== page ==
When I first started teaching Music Together nearly twenty years ago, I remember trying to explain to my grandmother what my new job was. She seemed to grasp the general concept of a parent-child class that encourages family music-making, where participants learn new songs, play with percussion instruments, and carry on the music at home. But when she realized that I was talking about classes with infants and toddlers, she became clearly puzzled. How on earth do you teach music to a baby?
Well, in truth, you can’t really “teach” music to a baby. But Music Together classes do offer young children the opportunity to absorb and “learn” music in much the same way they learn language. If you think about it, babies are not born with the ability to speak—they are born with the potential to speak. And it is only through prolonged exposure to language and opportunities for experimentation with sound-making that a child will acquire basic competence in language. The same is true for music-learning. When children are given varied and rich music experiences, they will develop what we call Basic Music Competence—the ability to sing in tune and move with accurate rhythm.
It’s particularly important for the parents and caregivers of infants to understand their role in supporting their baby’s music development in the same kinds of ways as they instinctively know how to support language development. When a baby first says “da-da,” a parent or caregiver typically reacts with lots of positive feedback and immediately echoes back “da-da!” This response reinforces the baby’s first attempts at speaking. Over time, through listening to people speak and trying to repeat what they hear (babbling), a baby will become fluent in language.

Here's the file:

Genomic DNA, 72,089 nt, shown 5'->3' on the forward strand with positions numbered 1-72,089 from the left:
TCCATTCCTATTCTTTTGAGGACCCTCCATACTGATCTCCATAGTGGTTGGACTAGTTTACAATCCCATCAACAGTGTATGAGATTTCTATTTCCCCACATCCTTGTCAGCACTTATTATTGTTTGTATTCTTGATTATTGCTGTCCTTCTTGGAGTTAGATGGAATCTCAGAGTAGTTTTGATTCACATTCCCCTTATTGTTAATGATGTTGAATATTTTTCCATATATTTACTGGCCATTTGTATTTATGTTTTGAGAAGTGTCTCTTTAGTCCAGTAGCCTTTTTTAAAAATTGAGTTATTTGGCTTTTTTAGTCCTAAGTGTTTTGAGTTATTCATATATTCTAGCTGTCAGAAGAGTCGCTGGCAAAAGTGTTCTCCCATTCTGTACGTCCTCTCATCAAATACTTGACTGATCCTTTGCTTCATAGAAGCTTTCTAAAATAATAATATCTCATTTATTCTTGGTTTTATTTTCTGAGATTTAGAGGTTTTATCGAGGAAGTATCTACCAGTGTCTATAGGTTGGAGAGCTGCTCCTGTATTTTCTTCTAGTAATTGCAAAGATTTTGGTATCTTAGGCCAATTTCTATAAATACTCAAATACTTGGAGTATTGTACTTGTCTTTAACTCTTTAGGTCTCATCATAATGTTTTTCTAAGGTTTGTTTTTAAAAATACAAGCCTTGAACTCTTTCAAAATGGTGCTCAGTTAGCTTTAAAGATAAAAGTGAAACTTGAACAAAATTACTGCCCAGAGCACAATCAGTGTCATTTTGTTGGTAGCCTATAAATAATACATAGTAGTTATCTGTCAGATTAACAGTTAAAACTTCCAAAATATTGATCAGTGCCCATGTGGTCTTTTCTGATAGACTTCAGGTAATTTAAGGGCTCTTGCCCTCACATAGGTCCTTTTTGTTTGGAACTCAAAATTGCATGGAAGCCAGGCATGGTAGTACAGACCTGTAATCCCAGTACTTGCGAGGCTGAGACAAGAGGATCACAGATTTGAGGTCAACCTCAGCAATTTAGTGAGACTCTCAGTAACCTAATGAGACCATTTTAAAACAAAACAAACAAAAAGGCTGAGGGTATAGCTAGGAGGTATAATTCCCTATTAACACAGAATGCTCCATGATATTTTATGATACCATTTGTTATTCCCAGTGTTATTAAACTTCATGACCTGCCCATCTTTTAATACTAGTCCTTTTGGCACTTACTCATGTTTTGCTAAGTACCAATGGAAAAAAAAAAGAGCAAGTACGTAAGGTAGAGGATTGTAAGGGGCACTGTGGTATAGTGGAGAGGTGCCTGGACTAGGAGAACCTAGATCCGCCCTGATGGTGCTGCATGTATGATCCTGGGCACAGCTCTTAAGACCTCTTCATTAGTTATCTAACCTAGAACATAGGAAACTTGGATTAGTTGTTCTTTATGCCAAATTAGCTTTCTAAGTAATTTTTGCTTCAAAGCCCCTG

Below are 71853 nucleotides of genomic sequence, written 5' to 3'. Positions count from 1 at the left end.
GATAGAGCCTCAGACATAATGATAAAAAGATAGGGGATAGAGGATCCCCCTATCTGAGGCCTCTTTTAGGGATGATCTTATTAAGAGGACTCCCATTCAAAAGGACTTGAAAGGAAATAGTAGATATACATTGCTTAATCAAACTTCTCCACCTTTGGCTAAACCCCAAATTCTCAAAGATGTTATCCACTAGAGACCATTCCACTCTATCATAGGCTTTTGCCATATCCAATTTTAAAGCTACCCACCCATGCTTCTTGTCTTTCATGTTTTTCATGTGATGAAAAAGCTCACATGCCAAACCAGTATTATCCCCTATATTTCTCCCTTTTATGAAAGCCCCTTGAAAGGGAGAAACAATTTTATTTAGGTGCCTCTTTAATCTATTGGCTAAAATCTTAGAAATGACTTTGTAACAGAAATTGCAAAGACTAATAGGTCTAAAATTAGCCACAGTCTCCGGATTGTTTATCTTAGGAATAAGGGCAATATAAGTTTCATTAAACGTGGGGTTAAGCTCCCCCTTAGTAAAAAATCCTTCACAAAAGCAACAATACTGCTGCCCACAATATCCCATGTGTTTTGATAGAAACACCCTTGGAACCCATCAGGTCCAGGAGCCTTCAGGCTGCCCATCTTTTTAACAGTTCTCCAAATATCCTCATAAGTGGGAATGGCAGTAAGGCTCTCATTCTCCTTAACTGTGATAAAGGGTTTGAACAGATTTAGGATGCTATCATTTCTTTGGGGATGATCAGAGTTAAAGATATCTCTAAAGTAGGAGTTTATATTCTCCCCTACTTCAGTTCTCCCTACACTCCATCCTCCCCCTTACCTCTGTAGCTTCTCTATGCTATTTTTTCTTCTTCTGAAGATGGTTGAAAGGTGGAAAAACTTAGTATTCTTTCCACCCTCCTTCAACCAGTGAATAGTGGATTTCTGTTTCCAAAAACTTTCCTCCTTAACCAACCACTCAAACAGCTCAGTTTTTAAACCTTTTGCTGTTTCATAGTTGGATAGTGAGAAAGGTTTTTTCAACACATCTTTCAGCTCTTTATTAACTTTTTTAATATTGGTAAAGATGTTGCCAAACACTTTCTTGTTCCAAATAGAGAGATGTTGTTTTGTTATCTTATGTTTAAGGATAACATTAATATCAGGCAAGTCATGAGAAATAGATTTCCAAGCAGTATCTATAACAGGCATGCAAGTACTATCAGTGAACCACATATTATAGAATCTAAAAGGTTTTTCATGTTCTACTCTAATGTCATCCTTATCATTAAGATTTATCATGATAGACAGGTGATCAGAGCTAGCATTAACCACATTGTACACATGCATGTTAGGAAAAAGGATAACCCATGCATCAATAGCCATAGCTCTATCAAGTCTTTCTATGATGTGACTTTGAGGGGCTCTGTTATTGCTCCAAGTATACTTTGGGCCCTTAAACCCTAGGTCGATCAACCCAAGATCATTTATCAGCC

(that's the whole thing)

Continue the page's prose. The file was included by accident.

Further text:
When a baby first “sings,” however, most parents don’t recognize it as singing—they mistake it for random cooing. And because of this, a baby’s first attempts at singing often occur without any reinforcement from the parent. In Music Together classes, parents and caregivers are taught to recognize and listen for these first attempts at singing, and they are then encouraged to echo those “noises,” whether or not they sound like real “singing.” Just as children naturally acquire fluency in language, they can also become fluent in music-making—naturally!
Through the encouragement and participation of parents and caregivers, even the youngest children can become active music-makers. Music Together classes simply provide the environment and support they need in order to learn.
So, a music class for babies? You betcha!